We are entering an era in which we are afforded personal freedoms such as music and video wherever we want thanks to the information age. Music once stored in bulky CD players and music boxes are compacted into data-files and stored onto portable mp3 and wmv players for you to take wherever you want. But everyone's heard this introduction at least 50 times with other reviews so I won't bother finishing it up the traditional way since it'll just be a repeat. But going back and recalling the evolution of mp3 players, we notice 2 main differences. There is an increase in aesthetic qualities, and storage, also an increase in prices. The first mp3 player if you recall, was the Rio PMP300 which pioneered the portable mp3 revolution. There was some commotion on a copyright suit by the RIAA and that prevented other companies from releasing similar products, and therefore stepping on thin ice. But SonicBlue (then S3, who bought Diamond) was the sole company to release such a player and it was a huge hit obviously. When the RIAA lost the suit, it opened the floodgates for other companies to release similar players without a penalty. Then the evolution started, the connection methods drifted from parallel port to the USB port and SonicBlue still led the market with the Rio500 but with so much competition, lost shares to products from countless other companies. Mp3 players from then and now have added many new "standard" features such as a radio, microphone recording, USB connections, extra memory card expansion, etc… Of course all this added to the price of the players. The original Rio was $200 while the average price of the new players nowadays is $260. Aesthetically, the new players are very appealing to the eye and attract people with all of their snazzy features but when you take all of the unneeded features out, you're still left with a variant of the original PMP300. A good, sturdy player that gets the job done. Today, we are looking at such a player from Intel, it lacks the snazzy features but gets the job done very well at a very attractive price.
Intel is not a company known for their personal digital audio players as much as they are for processors and servers, but just like a giant, they know how to develop good products and make sure it works in the market. Intel has gained experience in this market by developing the popular Intel Pocket Concert audio player which is very high end and very expensive. Sure enough, if there is a product in the high end market, it never hurts to try to enter into the low-end market. Although I do not like calling the Personal Audio Player 3000 a low-end product, it was obviously designed for this market. I will not list the things that it has; I will list the things that it is missing. First of all, there is no lighted LCD display. The LCD display only displays the track number, no track name. This isn't a big deal because in my opinion, this was designed for the athlete to a certain extent, but I'll get more into that later. Other features such as radio tuner, voice recording, and rechargeable batteries are missing also. But it does feature very high volume levels and low distortion compared to other players. Also, it is one of the few players that I know that is powered by the USB port while it is transferring songs. It is known that mp3 players drain battery power when connected to the computer and transferring songs so this is a major step towards making the battery run longer.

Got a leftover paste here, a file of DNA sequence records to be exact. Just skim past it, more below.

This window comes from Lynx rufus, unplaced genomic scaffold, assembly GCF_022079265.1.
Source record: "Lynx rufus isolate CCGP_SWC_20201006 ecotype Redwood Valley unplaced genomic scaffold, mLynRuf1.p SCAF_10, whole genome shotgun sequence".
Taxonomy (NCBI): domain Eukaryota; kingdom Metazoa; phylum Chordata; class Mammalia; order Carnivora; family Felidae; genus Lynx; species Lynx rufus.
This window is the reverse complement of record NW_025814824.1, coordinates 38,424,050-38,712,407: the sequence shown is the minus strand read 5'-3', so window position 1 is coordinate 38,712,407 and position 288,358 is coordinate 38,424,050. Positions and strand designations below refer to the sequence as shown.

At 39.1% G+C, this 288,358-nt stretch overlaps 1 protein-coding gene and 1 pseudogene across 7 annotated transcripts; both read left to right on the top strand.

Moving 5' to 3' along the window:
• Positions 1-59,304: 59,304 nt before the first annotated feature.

Along with that comes a player that actually fits naturally in the palm of your hand, it's not too thin or too slim, it fits just right like a stress ball might. It's also coated with hard rubber-like material and it is very durable. Aside from the front faceplate holder, nothing else on this player seems like it's made out of plastic. It has a very good feel to it and no shaky or squeaky parts like we've experienced in the past from other players. On the back is a removable belt-clip for use on the run which just screws on and off. This is also a feature lacked by some players. The buttons on this player are arranged for easy access with one hand while holding it. When in your palm in your left hand, your index finger can hit the play/pause and volume controls while your thumb can toggle through the tracks and hit the stop button. The button lock switch is also near your thumb and can be easily moved. The only bad side with the buttons is that they are pretty small and they require more pressure to push that I'd like. It also has a button that does the usual repeat track, repeat all, etc…so you don't have to worry about that.
Also, this player comes with the ability to play .wma (Windows Media Audio) files along with mp3's. This is a good thing for some people because they can convert their 4mb mp3's into 2.5mb (average) wma files and still maintain the same level of quality. I found that converting songs to wma is a very good thing to conserve on filesize and fit more songs onto the player. Some might argue that converting the mp3 to 64kbps is the better alternative but a major loss of quality and fidelity is the product of a 64kbps mp3 file and the 96kbps wma file is a much better alternative.